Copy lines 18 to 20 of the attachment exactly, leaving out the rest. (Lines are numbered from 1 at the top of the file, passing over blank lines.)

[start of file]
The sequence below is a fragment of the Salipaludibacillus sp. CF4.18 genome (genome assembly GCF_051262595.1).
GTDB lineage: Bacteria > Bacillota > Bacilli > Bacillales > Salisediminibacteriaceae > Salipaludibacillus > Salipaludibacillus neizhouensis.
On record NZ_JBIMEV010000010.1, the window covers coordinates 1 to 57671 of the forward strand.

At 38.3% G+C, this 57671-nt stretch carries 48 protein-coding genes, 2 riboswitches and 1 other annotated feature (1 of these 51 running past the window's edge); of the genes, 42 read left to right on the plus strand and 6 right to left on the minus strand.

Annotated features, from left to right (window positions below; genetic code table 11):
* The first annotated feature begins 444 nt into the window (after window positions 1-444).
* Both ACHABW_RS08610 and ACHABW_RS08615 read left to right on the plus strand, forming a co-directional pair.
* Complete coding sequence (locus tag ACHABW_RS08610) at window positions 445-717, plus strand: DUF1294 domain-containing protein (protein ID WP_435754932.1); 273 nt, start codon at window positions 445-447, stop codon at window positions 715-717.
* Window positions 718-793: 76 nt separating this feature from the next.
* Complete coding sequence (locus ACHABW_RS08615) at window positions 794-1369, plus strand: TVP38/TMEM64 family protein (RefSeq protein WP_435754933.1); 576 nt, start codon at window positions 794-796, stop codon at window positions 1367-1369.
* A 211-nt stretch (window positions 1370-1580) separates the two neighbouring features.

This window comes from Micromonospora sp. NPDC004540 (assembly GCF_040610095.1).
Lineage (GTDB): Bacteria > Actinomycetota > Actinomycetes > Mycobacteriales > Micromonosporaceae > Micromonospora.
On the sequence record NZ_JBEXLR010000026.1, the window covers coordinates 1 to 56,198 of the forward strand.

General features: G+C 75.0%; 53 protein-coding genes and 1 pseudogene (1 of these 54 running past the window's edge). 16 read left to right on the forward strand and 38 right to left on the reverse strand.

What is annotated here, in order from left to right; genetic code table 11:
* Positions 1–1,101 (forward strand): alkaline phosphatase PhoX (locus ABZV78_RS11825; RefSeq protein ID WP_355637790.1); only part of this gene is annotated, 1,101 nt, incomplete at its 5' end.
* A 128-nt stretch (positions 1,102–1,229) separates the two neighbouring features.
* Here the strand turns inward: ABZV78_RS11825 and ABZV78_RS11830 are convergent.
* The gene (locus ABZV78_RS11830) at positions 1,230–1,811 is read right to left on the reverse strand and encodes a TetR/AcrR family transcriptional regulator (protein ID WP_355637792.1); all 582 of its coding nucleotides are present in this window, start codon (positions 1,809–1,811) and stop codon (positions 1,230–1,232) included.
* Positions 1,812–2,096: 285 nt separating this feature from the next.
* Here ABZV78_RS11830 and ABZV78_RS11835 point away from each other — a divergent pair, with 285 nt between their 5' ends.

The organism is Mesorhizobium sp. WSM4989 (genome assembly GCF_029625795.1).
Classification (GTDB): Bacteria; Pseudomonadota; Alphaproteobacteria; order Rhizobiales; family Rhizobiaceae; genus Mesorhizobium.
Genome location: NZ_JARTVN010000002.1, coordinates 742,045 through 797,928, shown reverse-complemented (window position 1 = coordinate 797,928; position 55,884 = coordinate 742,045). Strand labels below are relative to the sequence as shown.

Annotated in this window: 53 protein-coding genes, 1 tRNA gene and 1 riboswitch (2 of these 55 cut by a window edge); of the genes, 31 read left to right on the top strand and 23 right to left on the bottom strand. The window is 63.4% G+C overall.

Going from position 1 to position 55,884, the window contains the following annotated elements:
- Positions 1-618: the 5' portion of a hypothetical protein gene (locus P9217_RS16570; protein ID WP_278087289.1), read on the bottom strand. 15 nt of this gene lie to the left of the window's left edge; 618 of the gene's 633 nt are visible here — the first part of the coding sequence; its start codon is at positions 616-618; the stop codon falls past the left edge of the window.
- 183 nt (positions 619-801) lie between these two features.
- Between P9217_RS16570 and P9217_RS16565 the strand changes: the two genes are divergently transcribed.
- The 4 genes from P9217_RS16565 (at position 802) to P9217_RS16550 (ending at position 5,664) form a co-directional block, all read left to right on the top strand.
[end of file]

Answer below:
* A 128-nt stretch (positions 1,102–1,229) separates the two neighbouring features.
* Here the strand turns inward: ABZV78_RS11825 and ABZV78_RS11830 are convergent.
* The gene (locus ABZV78_RS11830) at positions 1,230–1,811 is read right to left on the reverse strand and encodes a TetR/AcrR family transcriptional regulator (protein ID WP_355637792.1); all 582 of its coding nucleotides are present in this window, start codon (positions 1,809–1,811) and stop codon (positions 1,230–1,232) included.